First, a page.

Her gown was provided by Mrs. Cass unfortunately is out of town on the day of the wedding. Priscilla Lammeter, coming to keep her sister company, sees the bridal party and wishes that Nancy could have found a child like that.
I know I passed the test you gave us on the story and I even made a passing grade on the paper that I wrote about the story. But I have to confess that it was Jake D.
Even after reading the comic book from cover to cover he still failed both assignments. Now there was a writer. Erskine Caldwell, I mean. He could tell a story and, unlike Silas Marner, things happened in his books. I can still see your hand dart across my shoulder and snatch the book away. And then with everybody in the class looking, and while you held the book between your thumb and forefinger like it was a dead mouse, you looked at me and said one word, "Trash.
I never did know if you were talking about the book or me -- or both. But in my defense, neither I nor any other fourteen-year old boy should have been required to read Silas Marner, unless, of course, the goal was to instill a hatred of reading.
I say this as someone who always loved to read from the time that he first learned to read. Discounting comic books, poor old Jake, on the other hand, despised reading and had never read an entire book in his whole life. Well, as far as I was concerned that made George a lot more interesting than Silas.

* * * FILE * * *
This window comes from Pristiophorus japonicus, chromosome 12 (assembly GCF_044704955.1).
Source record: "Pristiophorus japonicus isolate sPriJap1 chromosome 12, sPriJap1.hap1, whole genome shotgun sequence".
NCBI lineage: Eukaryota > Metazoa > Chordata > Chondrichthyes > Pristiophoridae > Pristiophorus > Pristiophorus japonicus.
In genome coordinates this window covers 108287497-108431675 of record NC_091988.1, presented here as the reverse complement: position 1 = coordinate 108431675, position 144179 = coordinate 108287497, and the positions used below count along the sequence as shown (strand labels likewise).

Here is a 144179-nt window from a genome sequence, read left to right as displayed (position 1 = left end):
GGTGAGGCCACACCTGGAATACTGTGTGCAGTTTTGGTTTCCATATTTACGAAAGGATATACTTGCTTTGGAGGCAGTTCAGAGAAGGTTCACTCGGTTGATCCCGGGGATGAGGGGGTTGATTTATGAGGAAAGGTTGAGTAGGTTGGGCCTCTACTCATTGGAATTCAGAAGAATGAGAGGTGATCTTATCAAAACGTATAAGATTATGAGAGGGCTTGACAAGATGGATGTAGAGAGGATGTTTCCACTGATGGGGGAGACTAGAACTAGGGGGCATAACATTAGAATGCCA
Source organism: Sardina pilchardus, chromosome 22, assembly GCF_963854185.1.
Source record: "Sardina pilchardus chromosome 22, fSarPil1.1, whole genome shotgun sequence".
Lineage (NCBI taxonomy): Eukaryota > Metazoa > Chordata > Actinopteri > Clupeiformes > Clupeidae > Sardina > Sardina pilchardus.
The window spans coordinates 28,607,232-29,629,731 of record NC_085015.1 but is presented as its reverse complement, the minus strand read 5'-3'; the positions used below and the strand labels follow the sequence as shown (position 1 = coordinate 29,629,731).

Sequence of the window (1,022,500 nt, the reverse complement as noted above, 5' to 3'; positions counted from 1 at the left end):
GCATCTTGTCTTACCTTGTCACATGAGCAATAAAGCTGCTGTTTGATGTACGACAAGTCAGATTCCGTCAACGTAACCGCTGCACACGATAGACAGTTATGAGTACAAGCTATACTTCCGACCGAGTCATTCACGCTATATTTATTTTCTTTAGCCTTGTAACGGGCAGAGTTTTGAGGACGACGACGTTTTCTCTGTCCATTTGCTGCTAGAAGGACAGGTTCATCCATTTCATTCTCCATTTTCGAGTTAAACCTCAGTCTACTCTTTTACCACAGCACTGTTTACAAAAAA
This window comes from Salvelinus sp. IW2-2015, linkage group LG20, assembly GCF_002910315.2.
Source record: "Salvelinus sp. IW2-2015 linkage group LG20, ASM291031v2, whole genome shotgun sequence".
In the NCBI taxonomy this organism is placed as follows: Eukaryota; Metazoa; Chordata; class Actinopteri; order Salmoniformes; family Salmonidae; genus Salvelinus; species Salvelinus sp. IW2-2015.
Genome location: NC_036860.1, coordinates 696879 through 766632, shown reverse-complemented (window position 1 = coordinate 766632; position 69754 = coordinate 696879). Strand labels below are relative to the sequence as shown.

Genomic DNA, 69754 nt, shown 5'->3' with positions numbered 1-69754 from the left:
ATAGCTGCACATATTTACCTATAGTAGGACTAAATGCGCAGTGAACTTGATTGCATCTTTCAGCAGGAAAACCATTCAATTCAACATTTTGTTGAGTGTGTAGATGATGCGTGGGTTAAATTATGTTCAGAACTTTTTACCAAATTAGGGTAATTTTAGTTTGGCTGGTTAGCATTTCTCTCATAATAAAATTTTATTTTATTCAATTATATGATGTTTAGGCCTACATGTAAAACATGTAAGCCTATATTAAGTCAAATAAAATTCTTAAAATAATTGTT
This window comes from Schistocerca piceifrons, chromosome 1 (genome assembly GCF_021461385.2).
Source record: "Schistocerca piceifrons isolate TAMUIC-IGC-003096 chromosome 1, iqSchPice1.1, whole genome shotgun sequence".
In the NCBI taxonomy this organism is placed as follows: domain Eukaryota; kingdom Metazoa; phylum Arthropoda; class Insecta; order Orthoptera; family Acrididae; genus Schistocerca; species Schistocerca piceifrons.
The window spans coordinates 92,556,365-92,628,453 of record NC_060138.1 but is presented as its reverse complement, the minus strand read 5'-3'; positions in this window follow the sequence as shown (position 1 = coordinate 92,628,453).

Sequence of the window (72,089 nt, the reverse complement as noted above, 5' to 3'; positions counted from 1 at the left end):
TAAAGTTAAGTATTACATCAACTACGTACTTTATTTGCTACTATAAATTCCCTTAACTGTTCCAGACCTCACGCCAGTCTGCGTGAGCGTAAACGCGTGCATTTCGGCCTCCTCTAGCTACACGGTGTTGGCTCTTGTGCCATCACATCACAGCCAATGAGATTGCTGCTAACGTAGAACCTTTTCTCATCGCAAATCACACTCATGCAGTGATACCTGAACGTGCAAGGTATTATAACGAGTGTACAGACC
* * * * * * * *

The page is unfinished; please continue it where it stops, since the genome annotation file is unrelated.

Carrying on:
But I recently discovered that the quote does not appear in anything that she wrote and that there is no evidence that she ever said it. I am no longer inspired, just disappointed.
But, as I say, I finally read the whole story.Raveloe, A Small Village. Eliot sets her novel in an idyllic village full of "nutty hedgerows" () that is "nestled in a snug well-wooded hollow" with a "fine old church [ ] and two or three large brick-and-stone homesteads, with well-walled orchards and ornamental weathercocks" ().
In the village of Raveloe lives a weaver named Silas Marner. He is viewed with distrust by the local people because he comes from a distant part of the country. In addition, he lives completely alone, and he has been known to have strange fits.
For fifteen years he has lived like this. Buy a cheap copy of Silas Marner: The Weaver of Raveloe book by George Eliot.
Engrossing talewith a heartwarming denouementof a lonely and embittered country weaver whose life is drastically changed when he becomes the guardian of an orphaned Free shipping over $/5(6). A Summary George Eliot's 'Silas Marner: The Weaver of Raveloe' Words | 8 Pages.
Silas Marner Silas Marner: The Weaver of Raveloe is a book by George Eliot. Initially printed in , it is a superficially effortless anecdote concerning a linen weaver (Catherine 56). It is outstanding for its burly pragmatism. Silas Marner is the weaver in the English countryside village of Raveloe in the early nineteenth century.
Like many weavers of his time, he is an outsider—the object of suspicion because of his special skills and the fact that he has come to Raveloe from elsewhere. Silas Marner, written by George Eliot in , attempts to prove that love of others is ultimately more fulfilling than love of money.
This theme shows throughout the book, though the manner in which it is revealed leaves a bit to be desired.